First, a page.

CAPEX or capital expenses is what your investment in the business. Most of the CAPEX is at the initial stage, therefore. CAPEX is very important as these investments are towards setting up what will, in turn, give you the revenue. For example, it could be buying a coffee machine if you were starting a barista business.
It is important to first draw up a list of what you will need to start the business. This list should be comprehensive and should also include costs for legal, accounting, and insurance that might be necessary. Once this is done, it is important to establish where the money is going to come from and also whether spending this money will give me the desired return on investment (ROI). Some research might be necessary to see what can be viably expected and if there are other options where I would rather put this money.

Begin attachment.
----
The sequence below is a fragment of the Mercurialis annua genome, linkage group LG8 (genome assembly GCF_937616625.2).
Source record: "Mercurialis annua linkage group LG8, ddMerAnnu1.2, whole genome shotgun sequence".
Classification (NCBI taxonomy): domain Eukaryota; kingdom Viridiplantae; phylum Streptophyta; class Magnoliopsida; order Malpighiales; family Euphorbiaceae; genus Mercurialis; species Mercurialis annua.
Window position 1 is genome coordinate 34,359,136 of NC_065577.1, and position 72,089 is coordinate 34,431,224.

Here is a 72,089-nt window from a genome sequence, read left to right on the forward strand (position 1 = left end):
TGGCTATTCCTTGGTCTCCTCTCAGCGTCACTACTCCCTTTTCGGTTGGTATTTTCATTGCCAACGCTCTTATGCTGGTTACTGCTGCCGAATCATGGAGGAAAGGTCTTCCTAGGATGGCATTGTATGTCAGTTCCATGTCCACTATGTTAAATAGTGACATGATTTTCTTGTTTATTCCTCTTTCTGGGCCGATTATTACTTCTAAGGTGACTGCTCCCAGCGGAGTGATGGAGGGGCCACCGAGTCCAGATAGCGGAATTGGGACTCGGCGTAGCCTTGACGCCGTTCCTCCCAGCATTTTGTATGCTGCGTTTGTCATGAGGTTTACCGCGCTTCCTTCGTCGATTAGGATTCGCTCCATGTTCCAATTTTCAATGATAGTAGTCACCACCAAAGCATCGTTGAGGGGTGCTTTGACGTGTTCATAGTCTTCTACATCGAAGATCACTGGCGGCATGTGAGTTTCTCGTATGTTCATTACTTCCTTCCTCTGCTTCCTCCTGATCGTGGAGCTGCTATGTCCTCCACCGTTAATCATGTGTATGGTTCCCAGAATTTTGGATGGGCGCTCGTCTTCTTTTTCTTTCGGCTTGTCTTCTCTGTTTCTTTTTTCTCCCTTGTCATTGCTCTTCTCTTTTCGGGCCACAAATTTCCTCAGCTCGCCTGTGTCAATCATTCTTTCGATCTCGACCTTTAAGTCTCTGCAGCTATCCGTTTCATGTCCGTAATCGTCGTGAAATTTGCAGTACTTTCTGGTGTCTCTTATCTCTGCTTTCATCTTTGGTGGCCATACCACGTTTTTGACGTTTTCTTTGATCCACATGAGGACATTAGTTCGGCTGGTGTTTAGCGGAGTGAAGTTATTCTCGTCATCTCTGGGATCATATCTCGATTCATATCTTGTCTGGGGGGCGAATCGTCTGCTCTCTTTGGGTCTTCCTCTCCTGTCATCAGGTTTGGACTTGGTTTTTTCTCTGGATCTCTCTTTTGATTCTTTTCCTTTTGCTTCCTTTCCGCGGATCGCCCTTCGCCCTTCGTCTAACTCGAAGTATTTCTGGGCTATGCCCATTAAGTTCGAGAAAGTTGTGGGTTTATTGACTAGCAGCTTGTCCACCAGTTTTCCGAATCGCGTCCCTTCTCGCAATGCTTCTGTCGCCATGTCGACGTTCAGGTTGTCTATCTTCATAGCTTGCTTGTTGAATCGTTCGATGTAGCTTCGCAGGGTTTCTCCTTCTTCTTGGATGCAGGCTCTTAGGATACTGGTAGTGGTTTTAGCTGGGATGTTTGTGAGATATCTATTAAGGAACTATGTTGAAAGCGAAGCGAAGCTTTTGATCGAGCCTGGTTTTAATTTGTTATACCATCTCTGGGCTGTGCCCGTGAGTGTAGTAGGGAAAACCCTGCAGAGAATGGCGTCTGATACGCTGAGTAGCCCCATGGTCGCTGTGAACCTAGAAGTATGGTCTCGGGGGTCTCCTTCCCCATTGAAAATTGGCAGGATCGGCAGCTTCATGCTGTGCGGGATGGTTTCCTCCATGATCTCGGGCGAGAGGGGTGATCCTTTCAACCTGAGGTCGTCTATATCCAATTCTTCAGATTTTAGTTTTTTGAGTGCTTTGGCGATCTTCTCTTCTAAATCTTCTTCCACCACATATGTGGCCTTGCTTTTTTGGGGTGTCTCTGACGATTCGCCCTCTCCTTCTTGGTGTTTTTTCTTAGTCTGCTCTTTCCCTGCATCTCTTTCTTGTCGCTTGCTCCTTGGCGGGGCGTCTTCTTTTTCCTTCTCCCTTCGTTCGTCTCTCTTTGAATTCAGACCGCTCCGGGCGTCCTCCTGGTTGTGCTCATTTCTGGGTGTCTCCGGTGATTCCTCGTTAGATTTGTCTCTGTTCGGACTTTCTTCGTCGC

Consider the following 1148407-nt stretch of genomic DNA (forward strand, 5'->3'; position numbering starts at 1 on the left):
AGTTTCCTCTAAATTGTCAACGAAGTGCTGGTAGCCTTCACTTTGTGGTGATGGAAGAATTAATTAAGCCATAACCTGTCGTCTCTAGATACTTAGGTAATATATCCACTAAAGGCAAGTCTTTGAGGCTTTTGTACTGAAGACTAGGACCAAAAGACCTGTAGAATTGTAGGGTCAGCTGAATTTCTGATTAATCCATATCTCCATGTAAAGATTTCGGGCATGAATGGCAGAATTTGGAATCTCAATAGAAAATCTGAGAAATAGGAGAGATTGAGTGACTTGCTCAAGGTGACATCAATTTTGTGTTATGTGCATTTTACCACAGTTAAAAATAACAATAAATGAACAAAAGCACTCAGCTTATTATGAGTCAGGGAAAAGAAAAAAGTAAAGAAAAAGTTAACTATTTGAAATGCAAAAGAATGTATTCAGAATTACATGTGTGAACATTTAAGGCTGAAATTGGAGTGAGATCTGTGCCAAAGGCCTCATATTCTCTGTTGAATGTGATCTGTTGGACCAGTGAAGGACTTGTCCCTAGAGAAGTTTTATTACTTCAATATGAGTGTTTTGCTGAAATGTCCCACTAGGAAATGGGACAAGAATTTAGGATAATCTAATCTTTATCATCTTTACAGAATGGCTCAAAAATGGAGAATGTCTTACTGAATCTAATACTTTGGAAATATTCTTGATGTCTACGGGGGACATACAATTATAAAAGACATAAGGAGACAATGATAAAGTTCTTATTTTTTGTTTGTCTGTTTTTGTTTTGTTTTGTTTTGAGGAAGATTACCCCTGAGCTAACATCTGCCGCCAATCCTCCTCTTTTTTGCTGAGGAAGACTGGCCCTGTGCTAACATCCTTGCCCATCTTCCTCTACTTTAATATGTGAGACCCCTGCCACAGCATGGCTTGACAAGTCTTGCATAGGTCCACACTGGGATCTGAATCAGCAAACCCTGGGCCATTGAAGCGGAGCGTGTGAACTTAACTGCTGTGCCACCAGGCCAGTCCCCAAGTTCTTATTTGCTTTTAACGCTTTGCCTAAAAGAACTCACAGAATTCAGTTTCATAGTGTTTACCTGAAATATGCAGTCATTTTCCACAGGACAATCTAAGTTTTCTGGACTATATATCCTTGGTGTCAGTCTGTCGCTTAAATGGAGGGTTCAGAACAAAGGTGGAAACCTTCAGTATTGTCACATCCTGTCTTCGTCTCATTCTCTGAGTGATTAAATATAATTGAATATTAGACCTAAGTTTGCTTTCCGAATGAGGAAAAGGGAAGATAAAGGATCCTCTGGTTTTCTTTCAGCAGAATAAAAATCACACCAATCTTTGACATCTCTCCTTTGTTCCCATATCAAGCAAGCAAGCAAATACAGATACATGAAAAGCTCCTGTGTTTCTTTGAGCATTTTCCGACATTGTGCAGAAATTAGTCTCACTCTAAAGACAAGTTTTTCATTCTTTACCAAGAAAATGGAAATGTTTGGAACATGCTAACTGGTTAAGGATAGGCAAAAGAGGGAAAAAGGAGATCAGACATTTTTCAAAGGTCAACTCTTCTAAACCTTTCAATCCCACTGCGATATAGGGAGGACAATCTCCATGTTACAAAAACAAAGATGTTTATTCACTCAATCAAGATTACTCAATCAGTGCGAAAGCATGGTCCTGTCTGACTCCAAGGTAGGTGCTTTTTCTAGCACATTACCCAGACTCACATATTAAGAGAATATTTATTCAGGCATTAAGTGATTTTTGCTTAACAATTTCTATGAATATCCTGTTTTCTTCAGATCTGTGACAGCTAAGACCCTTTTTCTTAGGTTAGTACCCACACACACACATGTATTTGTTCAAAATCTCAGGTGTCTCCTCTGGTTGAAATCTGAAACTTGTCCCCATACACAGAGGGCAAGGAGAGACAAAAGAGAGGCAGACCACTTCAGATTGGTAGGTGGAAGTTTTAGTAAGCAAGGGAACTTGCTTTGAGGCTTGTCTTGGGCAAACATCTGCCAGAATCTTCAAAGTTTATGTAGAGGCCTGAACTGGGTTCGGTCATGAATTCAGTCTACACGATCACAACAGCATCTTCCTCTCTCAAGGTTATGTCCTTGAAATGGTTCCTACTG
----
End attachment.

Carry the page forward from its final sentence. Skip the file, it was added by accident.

In case you are looking at bank finance for CAPEX as is the case with most businesses that need substantial investment to buy another business out, take a franchisee or simply set up from the scratch, you would need a Business Plan to be drawn up along with financial projections. The banks need it before they approve a loan. Banks also look at the repayment capacity through their own analysis and security.
CAPEX could vary from industry to industry, or even business to business.
In case you are taking a loan, remember to factor in the interest payments. In Australia, interest payments are termed as deductions for tax purposes. The principal amount of the loan can be repaid from any excess cashflow that you have but not necessarily tax-deductible. Of course, having said this, there are some deductions that are allowed on such expenses as well, mainly being depreciation over certain permissible time limits. Owing to government relaxations, some items are directly deductible as well. Such direct deductions are known as Instant Asset Write-Offs (IAWO).